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  • Writer's pictureBecky Wallis

Bowjangles: Dracula in Space (Gilded Balloon Patter Hoose) - Edinburgh Fringe Review

What do you get when you combine classical music, a classic horror story and the much-loved science fiction genre? A strange combination, you might just say, but in the case of Bowjangles: Dracula in Space, it just works.

String quartet Bowjangles are no strangers to the Fringe, having won ‘Spirit of the Fringe’ with their previous show Excalibow back in 2018. As they proudly proclaim, they are genre spanners, taking everything you might know about string quartets and flipping it completely and utterly on its head. Yes, they can play classical, and play it extremely well, but they play much more than that, and have filled this hilarious madcap show with original songs, comedy, physical theatre and dance.

With Mitch McGugan and Ollie Izod on violin, Ezme Gaze on cello and Bertie Anderson Haggart on viola, Bowjangles take us on an adventure. Determined to reinvent themselves and explore the world of corporate after dinner entertainment, they become the first quartet in space (through an extremely catchy song). There they receive an offer of help from the mysterious Dr A Cula (played by Anderson Haggart), who wants to make them superstars and claims that she wants nothing in return. But when flight captain (first violin) Mitch starts to act strangely, it’s up to Ezme and Ollie to save the day and save the group.

What follows is a wonderfully silly hour of comedy, music, and dance, complete with puns, wigs and frivolity, performed by a cast who don’t take themselves too seriously. There’s breaking of the fourth wall, references to the groups past fringe experiences and a brilliant openness. Through silly jokes such as a want to get rid of the viola player and ‘there’s a very good reason why you can’t be in this next scene Ollie’, they laugh at the fact that four people have to play multiple characters and with it all they laugh just as much as the audience do. It's a shared experience.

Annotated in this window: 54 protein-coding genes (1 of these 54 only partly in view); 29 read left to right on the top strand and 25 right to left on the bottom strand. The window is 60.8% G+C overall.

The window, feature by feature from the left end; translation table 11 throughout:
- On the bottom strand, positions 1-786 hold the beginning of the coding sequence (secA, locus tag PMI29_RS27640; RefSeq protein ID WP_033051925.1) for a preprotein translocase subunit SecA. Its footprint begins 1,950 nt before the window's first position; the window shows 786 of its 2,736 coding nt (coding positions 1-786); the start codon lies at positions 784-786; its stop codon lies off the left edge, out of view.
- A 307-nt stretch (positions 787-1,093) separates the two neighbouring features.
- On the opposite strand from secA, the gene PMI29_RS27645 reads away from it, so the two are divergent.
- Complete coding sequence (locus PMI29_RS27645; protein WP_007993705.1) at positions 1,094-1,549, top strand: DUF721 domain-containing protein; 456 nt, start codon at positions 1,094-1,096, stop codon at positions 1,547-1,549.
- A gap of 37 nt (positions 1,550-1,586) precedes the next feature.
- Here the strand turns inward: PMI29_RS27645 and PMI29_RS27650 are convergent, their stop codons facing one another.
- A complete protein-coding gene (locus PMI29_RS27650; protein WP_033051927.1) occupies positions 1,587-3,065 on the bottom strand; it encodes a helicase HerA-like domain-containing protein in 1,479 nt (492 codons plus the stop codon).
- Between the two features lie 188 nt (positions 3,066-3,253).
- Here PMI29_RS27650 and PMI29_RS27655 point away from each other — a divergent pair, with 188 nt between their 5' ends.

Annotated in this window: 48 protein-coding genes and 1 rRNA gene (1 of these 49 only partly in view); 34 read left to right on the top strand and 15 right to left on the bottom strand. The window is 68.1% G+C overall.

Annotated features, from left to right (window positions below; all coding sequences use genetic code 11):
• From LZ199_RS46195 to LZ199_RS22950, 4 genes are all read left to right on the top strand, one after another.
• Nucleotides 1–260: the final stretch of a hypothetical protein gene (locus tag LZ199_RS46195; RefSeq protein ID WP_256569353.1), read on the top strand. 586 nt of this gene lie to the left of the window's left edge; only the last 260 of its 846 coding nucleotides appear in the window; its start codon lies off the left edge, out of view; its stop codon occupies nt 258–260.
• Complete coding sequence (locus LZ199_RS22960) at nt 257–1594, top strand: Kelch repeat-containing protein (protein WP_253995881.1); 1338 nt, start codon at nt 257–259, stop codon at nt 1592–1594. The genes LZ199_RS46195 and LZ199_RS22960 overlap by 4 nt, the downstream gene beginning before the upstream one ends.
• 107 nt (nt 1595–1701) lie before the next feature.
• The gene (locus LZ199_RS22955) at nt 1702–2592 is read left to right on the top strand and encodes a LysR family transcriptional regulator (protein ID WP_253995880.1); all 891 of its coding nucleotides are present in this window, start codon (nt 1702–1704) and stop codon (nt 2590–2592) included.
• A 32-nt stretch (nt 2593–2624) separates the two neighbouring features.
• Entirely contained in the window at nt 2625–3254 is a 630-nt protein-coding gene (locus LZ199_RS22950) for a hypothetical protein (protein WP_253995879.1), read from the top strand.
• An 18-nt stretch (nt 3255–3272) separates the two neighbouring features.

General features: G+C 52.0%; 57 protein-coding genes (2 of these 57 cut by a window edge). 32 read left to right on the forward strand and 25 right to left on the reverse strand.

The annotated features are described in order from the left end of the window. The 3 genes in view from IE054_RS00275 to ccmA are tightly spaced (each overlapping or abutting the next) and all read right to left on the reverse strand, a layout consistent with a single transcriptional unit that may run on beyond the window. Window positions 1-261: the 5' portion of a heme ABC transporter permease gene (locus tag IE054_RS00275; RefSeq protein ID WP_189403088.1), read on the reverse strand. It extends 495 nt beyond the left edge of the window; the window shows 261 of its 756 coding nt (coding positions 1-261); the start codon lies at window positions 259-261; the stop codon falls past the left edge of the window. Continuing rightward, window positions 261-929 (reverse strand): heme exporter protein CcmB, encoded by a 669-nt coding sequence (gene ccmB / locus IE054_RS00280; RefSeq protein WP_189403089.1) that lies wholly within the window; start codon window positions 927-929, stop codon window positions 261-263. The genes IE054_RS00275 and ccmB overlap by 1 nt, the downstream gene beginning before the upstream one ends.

The music skips merrily from classical in style to power ballads, celebrations of female empowerment and even references to Gary Barlow. There’s something for everyone and from start to end, everyone is loving it. It is clear that the cast are incredibly good friends, and that they are enjoying it just as much as the audience. There are moments that have the audience doubling over with laughter, a true celebration of the story that Bowjangles have created and the finale is met with rapturous applause.

You can walk into Bowjangles: Dracula in Space not knowing what to expect and walk out with the brightest smile on your face, and if you look around you’ll probably find people buying the CD (remember those) of Excalibow, even though they might not actually own a CD Player. All I want to know is if the quartet returns to the fringe next year, will we be able to purchase the CD of Dracula in Space, because I really need to hear those songs again.


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